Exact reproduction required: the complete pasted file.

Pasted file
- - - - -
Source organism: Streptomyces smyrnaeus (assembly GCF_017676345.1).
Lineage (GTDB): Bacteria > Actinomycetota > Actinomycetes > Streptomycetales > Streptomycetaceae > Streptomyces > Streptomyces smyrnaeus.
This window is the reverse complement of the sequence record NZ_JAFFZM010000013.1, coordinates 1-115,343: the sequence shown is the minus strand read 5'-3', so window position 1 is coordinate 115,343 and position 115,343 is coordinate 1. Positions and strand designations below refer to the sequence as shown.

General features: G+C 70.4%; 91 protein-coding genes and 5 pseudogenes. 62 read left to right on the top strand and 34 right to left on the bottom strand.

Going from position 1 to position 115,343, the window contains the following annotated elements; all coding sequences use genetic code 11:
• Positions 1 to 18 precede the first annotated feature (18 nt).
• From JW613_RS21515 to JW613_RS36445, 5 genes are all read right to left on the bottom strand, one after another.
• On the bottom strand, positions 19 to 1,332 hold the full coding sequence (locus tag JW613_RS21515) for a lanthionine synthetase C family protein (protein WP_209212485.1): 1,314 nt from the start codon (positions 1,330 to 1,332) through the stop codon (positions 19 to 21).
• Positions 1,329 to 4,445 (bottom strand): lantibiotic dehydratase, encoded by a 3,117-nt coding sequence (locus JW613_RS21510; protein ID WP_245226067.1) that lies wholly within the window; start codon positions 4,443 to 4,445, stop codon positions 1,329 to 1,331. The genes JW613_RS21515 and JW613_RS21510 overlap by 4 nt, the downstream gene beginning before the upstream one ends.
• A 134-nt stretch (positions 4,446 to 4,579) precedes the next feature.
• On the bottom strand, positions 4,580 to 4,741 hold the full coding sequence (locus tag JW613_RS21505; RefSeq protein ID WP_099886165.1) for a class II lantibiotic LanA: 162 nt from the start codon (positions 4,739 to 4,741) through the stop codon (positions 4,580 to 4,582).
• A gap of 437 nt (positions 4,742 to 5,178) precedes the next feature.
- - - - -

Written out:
Source organism: Streptomyces smyrnaeus (assembly GCF_017676345.1).
Lineage (GTDB): Bacteria > Actinomycetota > Actinomycetes > Streptomycetales > Streptomycetaceae > Streptomyces > Streptomyces smyrnaeus.
This window is the reverse complement of the sequence record NZ_JAFFZM010000013.1, coordinates 1-115,343: the sequence shown is the minus strand read 5'-3', so window position 1 is coordinate 115,343 and position 115,343 is coordinate 1. Positions and strand designations below refer to the sequence as shown.

General features: G+C 70.4%; 91 protein-coding genes and 5 pseudogenes. 62 read left to right on the top strand and 34 right to left on the bottom strand.

Going from position 1 to position 115,343, the window contains the following annotated elements; all coding sequences use genetic code 11:
• Positions 1 to 18 precede the first annotated feature (18 nt).
• From JW613_RS21515 to JW613_RS36445, 5 genes are all read right to left on the bottom strand, one after another.
• On the bottom strand, positions 19 to 1,332 hold the full coding sequence (locus tag JW613_RS21515) for a lanthionine synthetase C family protein (protein WP_209212485.1): 1,314 nt from the start codon (positions 1,330 to 1,332) through the stop codon (positions 19 to 21).
• Positions 1,329 to 4,445 (bottom strand): lantibiotic dehydratase, encoded by a 3,117-nt coding sequence (locus JW613_RS21510; protein ID WP_245226067.1) that lies wholly within the window; start codon positions 4,443 to 4,445, stop codon positions 1,329 to 1,331. The genes JW613_RS21515 and JW613_RS21510 overlap by 4 nt, the downstream gene beginning before the upstream one ends.
• A 134-nt stretch (positions 4,446 to 4,579) precedes the next feature.
• On the bottom strand, positions 4,580 to 4,741 hold the full coding sequence (locus tag JW613_RS21505; RefSeq protein ID WP_099886165.1) for a class II lantibiotic LanA: 162 nt from the start codon (positions 4,739 to 4,741) through the stop codon (positions 4,580 to 4,582).
• A gap of 437 nt (positions 4,742 to 5,178) precedes the next feature.